The Silent Watchdog: Spring 2017

Posted June 2, 2017 at 6:34am by Carl Martin, edited June 3, 2017 at 2:18am

Though opening night of the festival has come and gone, since no 35mm has yet shown, we may legitimately fantasize that this post has met its deadline.

We dip our toes in lightly, this afternoon featuring only one film, the incomplete Get Your Man. By 1970, two of its six reels of original camera negative had decomposed beyond hope of repair. From the remaining four, which ten years later were themselves discarded, the Library of Congress struck fine grains. To cover for the missing reels, a reconstruction was recently undertaken. Fortunately, complete intertitles survive at AMPAS, and these reputedly do a game job of keeping the narrative flowing. Pictorially, AMPAS was able to supply 50 production stills (a strategy used also in the reconstruction of the Garland/Mason A Star Is Born, where soundtrack existed without picture--which, when I saw it years ago, I assumed to be a peculiar artistic choice on George Cukor's part), while MOMA held a few brief sequences that some civilian collector had presumably culled from a release print. The entirety of this material, even the four complete reels, was scanned and then put back to film.

Also in this program is a lone surviving reel [correction: bits of reels 2, 3, and 6!] from Now We're in the Air!, found by SFSFF's Rob Byrne at the Czech National Film Archive. It, too, has been scanned and put back to film. But in a welcome nod to authenticity, its tinting has been achieved by the actual immersion in dye of black-and-white stock at a Prague lab.

On Saturday the celluloid gets rolling in earnest. First off, Mocny człowiek (A Strong Man), a Polish film of which a nitrate print exists in Belgium's Royal Film Archive. We'll be watching an acetate dupe of this (the Castro booth isn't nitrate-safe!), which my correspondent at Filmoteka Narodowa bemoans as "high contrast and generally aesthetically compromised" by damage printed-in, which is to say that, as an analog product, it honestly shows its scars.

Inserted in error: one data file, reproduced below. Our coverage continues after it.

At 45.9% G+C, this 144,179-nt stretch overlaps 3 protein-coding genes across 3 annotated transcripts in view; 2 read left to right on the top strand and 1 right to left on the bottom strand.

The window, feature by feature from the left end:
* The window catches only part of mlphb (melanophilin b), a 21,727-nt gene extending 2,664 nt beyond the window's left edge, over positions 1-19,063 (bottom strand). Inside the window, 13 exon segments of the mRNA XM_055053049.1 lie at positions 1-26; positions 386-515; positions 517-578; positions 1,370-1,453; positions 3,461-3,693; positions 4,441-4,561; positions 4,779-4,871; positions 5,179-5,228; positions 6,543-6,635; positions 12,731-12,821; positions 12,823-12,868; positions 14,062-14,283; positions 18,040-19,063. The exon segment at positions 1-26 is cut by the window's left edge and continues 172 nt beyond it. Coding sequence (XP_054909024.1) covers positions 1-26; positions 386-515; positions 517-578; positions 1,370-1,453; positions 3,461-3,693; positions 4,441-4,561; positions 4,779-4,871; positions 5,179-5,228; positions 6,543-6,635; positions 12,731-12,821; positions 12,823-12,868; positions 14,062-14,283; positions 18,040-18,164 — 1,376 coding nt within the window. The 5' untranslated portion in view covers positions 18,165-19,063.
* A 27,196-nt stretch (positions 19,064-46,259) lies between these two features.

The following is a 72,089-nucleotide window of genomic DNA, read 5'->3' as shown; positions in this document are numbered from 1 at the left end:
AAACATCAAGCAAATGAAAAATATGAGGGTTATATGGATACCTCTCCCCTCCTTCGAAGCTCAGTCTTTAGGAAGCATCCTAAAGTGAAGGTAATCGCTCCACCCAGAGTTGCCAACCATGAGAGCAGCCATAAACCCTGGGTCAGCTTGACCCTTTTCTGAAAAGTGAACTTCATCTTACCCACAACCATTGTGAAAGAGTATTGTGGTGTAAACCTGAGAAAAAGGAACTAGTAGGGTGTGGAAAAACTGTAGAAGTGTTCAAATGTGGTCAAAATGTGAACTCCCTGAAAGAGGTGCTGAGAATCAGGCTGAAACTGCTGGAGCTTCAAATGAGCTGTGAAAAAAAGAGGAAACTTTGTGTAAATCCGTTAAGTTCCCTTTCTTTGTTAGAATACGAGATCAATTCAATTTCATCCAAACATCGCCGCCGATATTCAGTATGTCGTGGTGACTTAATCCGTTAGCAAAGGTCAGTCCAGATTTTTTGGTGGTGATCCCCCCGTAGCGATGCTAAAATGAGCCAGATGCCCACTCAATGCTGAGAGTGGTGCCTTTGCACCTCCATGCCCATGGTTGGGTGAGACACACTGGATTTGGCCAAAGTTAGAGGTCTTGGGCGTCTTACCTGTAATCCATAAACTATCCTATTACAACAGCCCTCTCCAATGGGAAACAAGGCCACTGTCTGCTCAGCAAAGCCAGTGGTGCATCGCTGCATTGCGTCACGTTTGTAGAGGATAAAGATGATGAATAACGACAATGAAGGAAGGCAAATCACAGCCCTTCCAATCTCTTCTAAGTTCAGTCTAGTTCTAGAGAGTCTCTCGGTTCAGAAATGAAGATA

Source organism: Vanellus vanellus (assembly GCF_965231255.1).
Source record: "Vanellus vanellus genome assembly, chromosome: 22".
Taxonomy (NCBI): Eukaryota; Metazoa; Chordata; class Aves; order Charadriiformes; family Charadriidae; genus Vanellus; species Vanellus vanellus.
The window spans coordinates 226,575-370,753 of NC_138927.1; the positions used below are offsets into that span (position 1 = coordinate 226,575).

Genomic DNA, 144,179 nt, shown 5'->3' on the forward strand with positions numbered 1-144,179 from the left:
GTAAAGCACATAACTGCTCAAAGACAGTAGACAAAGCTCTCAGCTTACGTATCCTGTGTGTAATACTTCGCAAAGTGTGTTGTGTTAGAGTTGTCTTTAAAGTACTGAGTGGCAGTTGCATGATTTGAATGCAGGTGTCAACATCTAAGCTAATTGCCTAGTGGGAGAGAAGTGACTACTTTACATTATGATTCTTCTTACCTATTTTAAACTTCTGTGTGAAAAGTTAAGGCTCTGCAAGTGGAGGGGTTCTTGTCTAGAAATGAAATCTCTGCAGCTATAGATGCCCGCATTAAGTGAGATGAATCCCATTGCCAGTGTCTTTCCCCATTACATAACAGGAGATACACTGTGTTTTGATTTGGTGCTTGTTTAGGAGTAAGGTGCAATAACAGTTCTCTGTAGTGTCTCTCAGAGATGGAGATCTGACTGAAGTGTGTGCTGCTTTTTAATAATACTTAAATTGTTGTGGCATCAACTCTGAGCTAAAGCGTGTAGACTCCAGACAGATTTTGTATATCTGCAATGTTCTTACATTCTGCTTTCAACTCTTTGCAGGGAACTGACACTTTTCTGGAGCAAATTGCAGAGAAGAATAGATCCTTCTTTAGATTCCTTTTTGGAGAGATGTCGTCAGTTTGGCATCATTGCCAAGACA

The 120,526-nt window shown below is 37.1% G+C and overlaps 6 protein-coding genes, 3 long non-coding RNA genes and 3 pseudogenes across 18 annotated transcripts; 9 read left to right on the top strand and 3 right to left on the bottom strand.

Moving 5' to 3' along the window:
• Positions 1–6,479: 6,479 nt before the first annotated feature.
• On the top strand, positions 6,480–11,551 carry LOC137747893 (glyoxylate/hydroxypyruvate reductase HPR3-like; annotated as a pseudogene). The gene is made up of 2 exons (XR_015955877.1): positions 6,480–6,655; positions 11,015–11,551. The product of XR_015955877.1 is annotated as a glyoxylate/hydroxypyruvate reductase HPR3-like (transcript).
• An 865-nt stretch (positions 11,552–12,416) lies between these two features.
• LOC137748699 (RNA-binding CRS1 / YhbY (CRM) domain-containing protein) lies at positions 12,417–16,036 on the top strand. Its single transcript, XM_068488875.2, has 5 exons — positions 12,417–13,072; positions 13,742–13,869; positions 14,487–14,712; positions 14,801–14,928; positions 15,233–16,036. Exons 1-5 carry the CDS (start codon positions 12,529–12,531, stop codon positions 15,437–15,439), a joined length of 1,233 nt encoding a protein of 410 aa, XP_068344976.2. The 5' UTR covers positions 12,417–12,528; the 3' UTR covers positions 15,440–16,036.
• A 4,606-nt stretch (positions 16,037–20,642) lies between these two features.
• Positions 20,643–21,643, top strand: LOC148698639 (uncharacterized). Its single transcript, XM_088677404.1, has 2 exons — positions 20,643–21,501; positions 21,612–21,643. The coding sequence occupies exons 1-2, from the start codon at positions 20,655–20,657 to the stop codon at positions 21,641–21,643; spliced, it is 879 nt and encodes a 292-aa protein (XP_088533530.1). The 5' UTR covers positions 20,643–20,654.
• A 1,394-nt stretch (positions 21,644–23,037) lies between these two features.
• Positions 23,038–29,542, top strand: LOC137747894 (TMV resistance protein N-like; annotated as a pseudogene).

Textbook tinting and toning!
The stills I see of Filibus suggest a well thought-out tinting-and-toning scheme which will come to us, ahistorically, in a print on color stock, from a color internegative from EYE Filmmuseum. However, this internegative was wetgate printed from an original 1919 Dutch nitrate projection print and should well represent the spirit of the original. (Though on the textual front, Dutch intertitles have been replaced with new English ones.)

Next up, this year's war horse, Eisenstein's Броненосец Потёмкин (Battleship Potemkin), which is worth revisiting! Certainly it has been revisited many times by various censors and editors. After its initial run in the USSR, the camera negative made its way to Germany and was immediately revised into the form in which it made its debut on the world stage, aided by the introduction of Edmund Meisel's score. This version of the negative produced all worldwide distibution prints through at least 1931, before heading back to Moscow. There, for the tenth anniversary release, an epigraph by Trotsky was replaced by a Lenin quote. Then in 1949, a sound version reduced, replaced, and rearranged the titles once again (and inserted a different Lenin quote). Another Shostakovich-scored sound version appeared in 1976, reverting to the first Leninism and changing some of the intertitles back.